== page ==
Other studies have shown that breathing trainers could benefit asthma, obstructive sleep apnea, dysphagia, vocal fold pathologies, Parkinson’s Disease, Huntington’s Disease, cerebral vascular accident, congestive heart failure, muscular dystrophy, myasthenia gravis, weaning off mechanical ventilation, spinal cord injury, hypertension, and back pain, among other issues.
Other studies, however, have found little difference between people who use and don’t use breathing trainers. This study published in 2011, for example, found that breathing trainers improved respiratory strength, although this did not lead to significant improvements in 2000m rowing performance.
Overall, certain studies have shown breathing trainers work as advertised. However, these studies are generally small and led by breathing trainer manufacturers. However, there’s some evidence showing medical breathing trainers can alleviate certain conditions.
Frequently Asked Questions About Breathing Trainers
Breathing trainers are a relatively new technology available to average consumers. As such, many users might have trouble finding scientific and accurate information on the effectiveness and nature of these devices. This section should keep readers informed by answering some of the most commonly asked questions about breathing trainers.
Q: What are breathing trainers?
A: Breathing trainers are systems or devices that might improve your lung capacity or strength. Most breathing trainers are mouthpieces that increase the difficulty of breathing, forcing your lungs to work harder. The strain of this harder work helps to strengthen the lungs, functioning much like traditional weight resistance training does.
Q: When should you use breathing trainers?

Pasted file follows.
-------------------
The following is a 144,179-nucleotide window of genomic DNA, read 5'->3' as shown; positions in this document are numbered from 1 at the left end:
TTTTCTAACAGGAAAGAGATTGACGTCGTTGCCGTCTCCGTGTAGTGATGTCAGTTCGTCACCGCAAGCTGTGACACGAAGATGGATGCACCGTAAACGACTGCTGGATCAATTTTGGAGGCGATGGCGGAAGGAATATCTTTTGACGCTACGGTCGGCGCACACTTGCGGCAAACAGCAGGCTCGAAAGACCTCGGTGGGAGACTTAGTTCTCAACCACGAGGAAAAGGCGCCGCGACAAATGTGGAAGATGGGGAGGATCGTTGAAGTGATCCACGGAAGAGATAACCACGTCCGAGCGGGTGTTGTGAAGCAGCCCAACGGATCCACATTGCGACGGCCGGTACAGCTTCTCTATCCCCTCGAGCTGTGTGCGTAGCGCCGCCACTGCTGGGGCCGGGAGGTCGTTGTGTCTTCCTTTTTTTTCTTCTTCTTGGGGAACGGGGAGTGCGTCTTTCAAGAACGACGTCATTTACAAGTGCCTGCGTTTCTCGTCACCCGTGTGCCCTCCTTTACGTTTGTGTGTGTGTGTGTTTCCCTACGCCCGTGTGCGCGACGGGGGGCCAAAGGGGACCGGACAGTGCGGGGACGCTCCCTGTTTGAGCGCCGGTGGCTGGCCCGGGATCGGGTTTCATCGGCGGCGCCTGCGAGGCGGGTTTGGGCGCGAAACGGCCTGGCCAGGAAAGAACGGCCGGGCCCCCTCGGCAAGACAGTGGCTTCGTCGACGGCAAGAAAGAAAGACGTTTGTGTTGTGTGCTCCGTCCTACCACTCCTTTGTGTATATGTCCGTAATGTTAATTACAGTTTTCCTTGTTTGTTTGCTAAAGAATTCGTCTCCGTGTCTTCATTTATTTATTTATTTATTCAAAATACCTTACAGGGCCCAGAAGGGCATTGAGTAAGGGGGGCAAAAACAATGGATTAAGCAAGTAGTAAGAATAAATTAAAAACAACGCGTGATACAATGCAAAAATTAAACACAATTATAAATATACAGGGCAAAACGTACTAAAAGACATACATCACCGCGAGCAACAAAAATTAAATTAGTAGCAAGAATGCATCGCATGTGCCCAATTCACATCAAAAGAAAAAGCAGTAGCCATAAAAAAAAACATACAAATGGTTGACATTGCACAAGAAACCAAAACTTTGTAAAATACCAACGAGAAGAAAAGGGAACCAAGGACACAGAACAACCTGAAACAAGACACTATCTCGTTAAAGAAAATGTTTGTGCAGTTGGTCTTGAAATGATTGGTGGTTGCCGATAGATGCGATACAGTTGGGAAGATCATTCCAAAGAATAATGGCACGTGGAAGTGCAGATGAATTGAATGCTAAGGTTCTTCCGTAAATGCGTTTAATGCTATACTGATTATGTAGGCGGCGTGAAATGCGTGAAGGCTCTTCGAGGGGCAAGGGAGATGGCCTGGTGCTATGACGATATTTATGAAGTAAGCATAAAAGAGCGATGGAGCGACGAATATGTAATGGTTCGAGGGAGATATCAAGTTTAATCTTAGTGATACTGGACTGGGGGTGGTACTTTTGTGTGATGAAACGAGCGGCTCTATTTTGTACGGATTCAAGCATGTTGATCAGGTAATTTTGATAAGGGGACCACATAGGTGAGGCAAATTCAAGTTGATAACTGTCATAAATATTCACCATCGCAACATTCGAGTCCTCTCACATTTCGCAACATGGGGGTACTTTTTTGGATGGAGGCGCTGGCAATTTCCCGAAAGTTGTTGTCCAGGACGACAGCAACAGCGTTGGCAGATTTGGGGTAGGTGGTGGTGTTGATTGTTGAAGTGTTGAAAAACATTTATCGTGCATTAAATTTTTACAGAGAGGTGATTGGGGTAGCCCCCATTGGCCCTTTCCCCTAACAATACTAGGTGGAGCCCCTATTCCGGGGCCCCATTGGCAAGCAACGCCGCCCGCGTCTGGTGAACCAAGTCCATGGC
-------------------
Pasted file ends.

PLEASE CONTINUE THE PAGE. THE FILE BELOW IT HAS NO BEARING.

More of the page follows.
A: Most manufacturers recommend using breathing trainers when at rest, like while you're watching TV or sitting at the computer. However, some consumers also use breathing trainers when working out, as this has been known to potentially increase the effectiveness of these devices in strengthening the lungs.
Q: How long should you use a breathing trainer?
A: Most breathing trainer manufacturers recommend 2 five-minute sessions per day. However, some may increase to 2 x 10 minute sessions per day for optimal training. Generally, your usage should be heavily dependent on your own health, expectations, and needs.
Q: Can you clean a breathing trainer?
A: Most breathing trainers have silicone mouthpieces that can easily be cleaned. However, some breathing trainers come with reusable or replaceable mouthpieces. The answer to this question depends on the product being used.
Q: How do you clean a breathing trainer?
A: Check your product’s instructions for more information. Generally, you remove the mouthpiece, then wash it with warm water and soap. Some manufacturers have their own cleaning tablets. POWERbreathe sells POWERbreathe Cleansing Tablets, for example.
Q: Can breathing trainers be cleaned in a dishwasher or microwave?
A: Most breathing trainers cannot be placed in the dishwasher or microwave. However, check instructions before use, as some products might be cleaned this way.
Q: How do you hold the trainer during use?